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Annu Rev Plant Biol. 2015;66:513-45. doi: 10.1146/annurev-arplant-043014-114623.

Fungal effectors and plant susceptibility.

Author information

1
Max Planck Institute for Terrestrial Microbiology, D-35043 Marburg, Germany; email: loprestl@mpi-marburg.mpg.de , daniel.lanver@mpi-marburg.mpg.de , gabriel.schweizer@mpi-marburg.mpg.de , shigeyuki.tanaka@mpi-marburg.mpg.de , liangl@mpi-marburg.mpg.de , marie.tollot@mpi-marburg.mpg.de , zuccaro.alga@mpi-marburg.mpg.de , reissmas@mpi-marburg.mpg.de , kahmann@mpi-marburg.mpg.de.

Abstract

Plants can be colonized by fungi that have adopted highly diverse lifestyles, ranging from symbiotic to necrotrophic. Colonization is governed in all systems by hundreds of secreted fungal effector molecules. These effectors suppress plant defense responses and modulate plant physiology to accommodate fungal invaders and provide them with nutrients. Fungal effectors either function in the interaction zone between the fungal hyphae and host or are transferred to plant cells. This review describes the effector repertoires of 84 plant-colonizing fungi. We focus on the mechanisms that allow these fungal effectors to promote virulence or compatibility, discuss common plant nodes that are targeted by effectors, and provide recent insights into effector evolution. In addition, we address the issue of effector uptake in plant cells and highlight open questions and future challenges.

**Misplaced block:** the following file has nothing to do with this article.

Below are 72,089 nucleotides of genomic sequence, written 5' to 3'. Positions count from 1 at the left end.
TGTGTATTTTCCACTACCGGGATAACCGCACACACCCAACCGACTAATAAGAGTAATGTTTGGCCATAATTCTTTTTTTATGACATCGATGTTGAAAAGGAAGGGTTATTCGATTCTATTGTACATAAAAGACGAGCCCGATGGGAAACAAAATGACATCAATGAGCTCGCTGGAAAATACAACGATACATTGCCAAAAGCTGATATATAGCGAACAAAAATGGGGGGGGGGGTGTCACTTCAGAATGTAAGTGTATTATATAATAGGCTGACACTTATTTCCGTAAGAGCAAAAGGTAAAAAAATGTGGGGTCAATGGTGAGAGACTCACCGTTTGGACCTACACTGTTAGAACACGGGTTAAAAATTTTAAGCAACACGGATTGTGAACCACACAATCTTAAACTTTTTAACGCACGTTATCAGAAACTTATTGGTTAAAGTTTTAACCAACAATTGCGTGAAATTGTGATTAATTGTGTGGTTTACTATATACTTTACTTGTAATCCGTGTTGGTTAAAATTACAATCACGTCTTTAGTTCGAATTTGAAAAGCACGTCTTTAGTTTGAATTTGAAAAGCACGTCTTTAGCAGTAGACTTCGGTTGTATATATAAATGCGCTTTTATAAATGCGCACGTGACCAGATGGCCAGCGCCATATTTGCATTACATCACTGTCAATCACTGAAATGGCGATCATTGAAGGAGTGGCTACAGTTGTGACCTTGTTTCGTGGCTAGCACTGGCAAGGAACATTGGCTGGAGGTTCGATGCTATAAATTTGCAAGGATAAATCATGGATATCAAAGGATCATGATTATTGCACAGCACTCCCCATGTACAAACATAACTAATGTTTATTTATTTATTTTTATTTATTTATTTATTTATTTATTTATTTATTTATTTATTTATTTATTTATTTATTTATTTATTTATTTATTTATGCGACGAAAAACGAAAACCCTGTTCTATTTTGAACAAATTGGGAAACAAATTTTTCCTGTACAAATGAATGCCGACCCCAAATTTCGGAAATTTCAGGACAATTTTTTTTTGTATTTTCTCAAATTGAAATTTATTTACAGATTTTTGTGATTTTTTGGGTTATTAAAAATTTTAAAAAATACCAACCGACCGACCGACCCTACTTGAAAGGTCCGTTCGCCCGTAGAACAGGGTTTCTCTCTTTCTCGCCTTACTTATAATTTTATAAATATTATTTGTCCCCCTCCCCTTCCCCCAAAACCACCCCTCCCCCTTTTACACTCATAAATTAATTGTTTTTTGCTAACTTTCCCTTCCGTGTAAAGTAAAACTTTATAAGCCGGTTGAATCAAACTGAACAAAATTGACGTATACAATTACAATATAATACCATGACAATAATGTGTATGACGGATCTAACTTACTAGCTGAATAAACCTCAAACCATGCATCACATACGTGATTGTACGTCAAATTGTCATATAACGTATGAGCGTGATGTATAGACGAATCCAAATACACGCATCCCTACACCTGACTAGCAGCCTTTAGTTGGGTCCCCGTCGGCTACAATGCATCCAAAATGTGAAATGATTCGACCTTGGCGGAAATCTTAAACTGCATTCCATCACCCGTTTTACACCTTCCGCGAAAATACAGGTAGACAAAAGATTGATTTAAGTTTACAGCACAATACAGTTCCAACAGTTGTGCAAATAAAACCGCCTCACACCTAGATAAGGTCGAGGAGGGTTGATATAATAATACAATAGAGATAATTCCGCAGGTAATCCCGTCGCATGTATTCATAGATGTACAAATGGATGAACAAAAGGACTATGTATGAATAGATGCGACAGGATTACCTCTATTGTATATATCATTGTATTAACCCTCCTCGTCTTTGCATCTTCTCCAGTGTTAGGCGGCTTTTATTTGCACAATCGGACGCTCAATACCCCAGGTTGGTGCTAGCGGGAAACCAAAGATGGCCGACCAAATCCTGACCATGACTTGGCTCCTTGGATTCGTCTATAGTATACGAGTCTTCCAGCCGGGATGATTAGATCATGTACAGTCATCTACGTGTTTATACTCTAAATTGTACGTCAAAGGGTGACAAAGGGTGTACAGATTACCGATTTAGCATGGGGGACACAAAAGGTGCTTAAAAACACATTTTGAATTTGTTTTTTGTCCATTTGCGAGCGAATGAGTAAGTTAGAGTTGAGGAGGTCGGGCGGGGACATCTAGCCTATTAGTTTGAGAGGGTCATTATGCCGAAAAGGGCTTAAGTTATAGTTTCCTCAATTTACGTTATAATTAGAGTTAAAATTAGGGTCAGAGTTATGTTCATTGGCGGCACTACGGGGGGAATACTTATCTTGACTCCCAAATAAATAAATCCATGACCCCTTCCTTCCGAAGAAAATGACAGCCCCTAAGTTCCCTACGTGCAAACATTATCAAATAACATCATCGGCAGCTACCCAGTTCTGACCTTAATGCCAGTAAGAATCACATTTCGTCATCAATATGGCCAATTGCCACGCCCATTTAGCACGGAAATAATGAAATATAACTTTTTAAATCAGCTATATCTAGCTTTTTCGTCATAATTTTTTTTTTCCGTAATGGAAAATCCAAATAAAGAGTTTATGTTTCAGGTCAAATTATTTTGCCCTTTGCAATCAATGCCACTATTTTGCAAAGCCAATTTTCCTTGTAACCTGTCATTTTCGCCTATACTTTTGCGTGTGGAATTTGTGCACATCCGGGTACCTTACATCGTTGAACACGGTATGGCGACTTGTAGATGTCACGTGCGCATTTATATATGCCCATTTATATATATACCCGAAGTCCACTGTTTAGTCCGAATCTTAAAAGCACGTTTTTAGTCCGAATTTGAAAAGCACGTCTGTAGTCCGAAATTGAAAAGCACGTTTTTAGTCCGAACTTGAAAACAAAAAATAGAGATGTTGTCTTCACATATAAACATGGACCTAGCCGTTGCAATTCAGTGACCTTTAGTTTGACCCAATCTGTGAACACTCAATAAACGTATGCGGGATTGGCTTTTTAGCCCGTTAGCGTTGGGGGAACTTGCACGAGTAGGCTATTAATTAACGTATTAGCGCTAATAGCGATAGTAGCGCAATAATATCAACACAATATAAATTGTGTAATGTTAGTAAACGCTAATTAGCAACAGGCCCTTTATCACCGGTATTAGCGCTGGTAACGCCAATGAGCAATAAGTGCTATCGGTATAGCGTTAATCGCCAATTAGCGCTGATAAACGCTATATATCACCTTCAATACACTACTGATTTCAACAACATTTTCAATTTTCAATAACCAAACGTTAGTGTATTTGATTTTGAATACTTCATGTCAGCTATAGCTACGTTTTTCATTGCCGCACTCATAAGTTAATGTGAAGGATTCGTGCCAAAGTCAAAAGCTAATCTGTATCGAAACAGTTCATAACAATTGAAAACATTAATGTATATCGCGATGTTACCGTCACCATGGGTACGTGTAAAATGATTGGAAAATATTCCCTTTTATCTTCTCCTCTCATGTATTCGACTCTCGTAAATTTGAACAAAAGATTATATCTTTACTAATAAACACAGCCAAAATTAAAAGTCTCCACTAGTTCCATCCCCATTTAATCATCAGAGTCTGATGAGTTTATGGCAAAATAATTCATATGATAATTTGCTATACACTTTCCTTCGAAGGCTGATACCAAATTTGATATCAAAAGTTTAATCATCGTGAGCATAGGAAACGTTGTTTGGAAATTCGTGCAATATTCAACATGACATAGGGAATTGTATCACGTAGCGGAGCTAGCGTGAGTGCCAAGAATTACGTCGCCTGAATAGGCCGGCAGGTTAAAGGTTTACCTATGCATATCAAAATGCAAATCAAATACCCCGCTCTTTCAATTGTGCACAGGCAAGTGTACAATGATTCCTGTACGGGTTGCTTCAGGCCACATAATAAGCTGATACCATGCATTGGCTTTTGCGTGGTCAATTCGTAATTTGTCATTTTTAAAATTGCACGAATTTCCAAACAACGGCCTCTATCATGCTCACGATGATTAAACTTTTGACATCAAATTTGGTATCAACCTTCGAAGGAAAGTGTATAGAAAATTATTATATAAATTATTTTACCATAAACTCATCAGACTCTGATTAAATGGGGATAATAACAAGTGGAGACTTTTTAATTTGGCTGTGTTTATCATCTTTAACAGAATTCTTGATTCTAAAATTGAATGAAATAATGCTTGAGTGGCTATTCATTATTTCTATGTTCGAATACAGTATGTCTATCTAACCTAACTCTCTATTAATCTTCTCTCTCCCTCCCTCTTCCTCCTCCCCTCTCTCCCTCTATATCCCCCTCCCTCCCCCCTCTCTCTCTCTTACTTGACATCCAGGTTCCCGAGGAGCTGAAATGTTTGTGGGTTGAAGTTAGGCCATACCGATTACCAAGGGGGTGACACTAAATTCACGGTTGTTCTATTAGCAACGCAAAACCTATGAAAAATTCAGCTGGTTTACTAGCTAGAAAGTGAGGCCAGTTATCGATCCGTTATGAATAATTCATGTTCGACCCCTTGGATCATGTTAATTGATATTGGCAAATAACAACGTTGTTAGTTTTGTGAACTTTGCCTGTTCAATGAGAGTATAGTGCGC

KEYWORDS:

biotroph; hemibiotroph; necrotroph; pathogen; secreted protein effectors; symbiont

[Indexed for MEDLINE]

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